State agency faulted in death

Girl, 15, hanged herself in Md. juvenile jail lacking suicide-prevention effort

April 13, 2002|By Todd Richissin | Todd Richissin,SUN STAFF

A 15-year-old girl locked in a Maryland juvenile jail had threatened to kill herself hours before she was found hanging lifeless from a bunk bed, but a guard failed to report the threat and no precautionary measures were taken, according to a report by an independent oversight office.

In their report released yesterday, the investigators fault the juvenile justice agency, which runs the facility where the girl committed suicide, for serious lapses that might have contributed to her death.

The findings contradict earlier statements by state officials that the girl had given no indication she might hurt herself.

Most serious, the report said, is the department's failure to implement even a basic suicide prevention program despite attempts by dozens of jailed teens to kill themselves.

The investigators had warned the juvenile justice agency more than a year ago that the lack of a suicide prevention program was a dangerous omission. More than half the teens committed to the department suffer from mental illness or drug and alcohol problems.

"There is a tremendous gap between what the department is able to do and what needs to be done," said Stacey Gurion-Sherman, an attorney and child advocate. "How many kids will we have to see suffer and even die before there's a real change?"

The investigators declined to comment, but their findings are in a six-page report by the Office of the Independent Monitor, which was created in September 2000 to oversee the Juvenile Justice Department because guards were assaulting teens at the agency's boot camps.

The report was obtained by The Sun under state public records law.

The girl committed suicide March 14 at the Waxter Center, an all-girls facility in Laurel. Juvenile justice officials denied as recently as last week that she had threatened to kill herself.

Bishop L. Robinson, the agency's secretary, said yesterday that investigators did not know about the suicide threat until a few days after the girl's death. He said he did not know why a spokesman said last week that the girl had made no threats.

Officials from his department are trying to determine why suicide prevention training is moving so slowly, Robinson said.

The investigators from the oversight office found that the girl - while being medicated for depression - threatened to commit suicide the same day she was found dead.

The report cites the guard for not properly reacting to the girl's threat. Under the existing policies of the juvenile justice agency, the threat should have been reported to supervisors and the girl monitored closely.

On the day of her suicide, the girl was "disrespectful to staff" during her morning bathroom time, the report said, and she was misbehaving later during school classes held at Waxter. As a result, she was ordered to stay in her room.

It appears "the suicidal threat was made by the youth while she was being escorted to her room immediately after school and that this comment was entered into the log book shortly thereafter," the report said.

Investigators said there is no evidence that other Waxter staff members were told.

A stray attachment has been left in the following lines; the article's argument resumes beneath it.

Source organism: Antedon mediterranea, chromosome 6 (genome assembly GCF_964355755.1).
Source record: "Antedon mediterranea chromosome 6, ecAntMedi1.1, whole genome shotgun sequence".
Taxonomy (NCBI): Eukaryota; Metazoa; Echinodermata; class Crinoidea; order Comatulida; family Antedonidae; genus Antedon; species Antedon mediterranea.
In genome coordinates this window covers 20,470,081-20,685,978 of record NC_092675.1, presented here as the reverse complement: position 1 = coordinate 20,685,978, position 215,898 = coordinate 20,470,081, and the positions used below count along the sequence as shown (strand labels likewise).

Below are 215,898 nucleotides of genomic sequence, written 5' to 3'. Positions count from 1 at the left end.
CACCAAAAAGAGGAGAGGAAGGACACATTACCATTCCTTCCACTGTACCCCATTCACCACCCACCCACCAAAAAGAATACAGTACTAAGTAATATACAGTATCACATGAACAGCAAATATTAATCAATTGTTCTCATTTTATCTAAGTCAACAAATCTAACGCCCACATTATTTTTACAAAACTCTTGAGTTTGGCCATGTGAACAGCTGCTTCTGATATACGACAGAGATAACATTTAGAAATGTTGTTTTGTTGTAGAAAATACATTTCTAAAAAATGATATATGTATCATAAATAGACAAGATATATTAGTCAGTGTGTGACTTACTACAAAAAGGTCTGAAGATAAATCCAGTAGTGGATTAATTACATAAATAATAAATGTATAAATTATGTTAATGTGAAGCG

No precautions were taken to protect the girl from harm, the investigators found. Instead, guards disciplined her by confining her to her room.

Up to an hour elapsed before staff members checked on her. When they did, they found shoelaces looped around her neck and tied to the bunk bed above.

Her roommate was in the room reading. The investigators said they have no explanation why the roommate did not come to the girl's aid, but they ruled out foul play.

Waxter was understaffed at the time of the suicide, with only two adults watching a unit of 26 troubled girls, the investigators found. One of the two adults was working a double shift.

"The level of staffing," the report said, "is insufficient."

The report does not include the girl's name. She was from Montgomery County and arrived at Waxter on Dec. 28 after spending two months at the Noyes detention facility in Rockville.

Her case file, according to the investigators, said she had been sexually abused and was locked up for "minor delinquent offenses." She had been taking the antidepressant Prozac.

The juvenile justice agency secretary said that despite early confusion about the threats, it is now clear that there were warnings.

"She did threaten to kill herself," Robinson said. "There's no question. It's in the report."

In December, he had ordered that suicide prevention training begin for all juvenile justice employees who work directly with teens, he said. Robinson said he had no explanation for why his orders have not been carried out: "That will be part of the investigation."

Vincent Schiraldi, director of the nonprofit Center on Juvenile and Criminal Justice in Washington, said the need for suicide prevention training in juvenile jails is obvious. The lack of training, despite Robinson's directive, he said, is another indication of how the agency is failing:

"It's so obvious. It's a very traumatic thing to be placed in a detention facility, and it's triply so for kids with mental health problems. The risk for suicide is very real."

The report issued by the independent monitor asks that the juvenile justice agency implement its suicide prevention plan and report its progress within 45 days.

The investigators did have one bit of praise for the agency. Their report concludes with a note that grief counseling was prompt.

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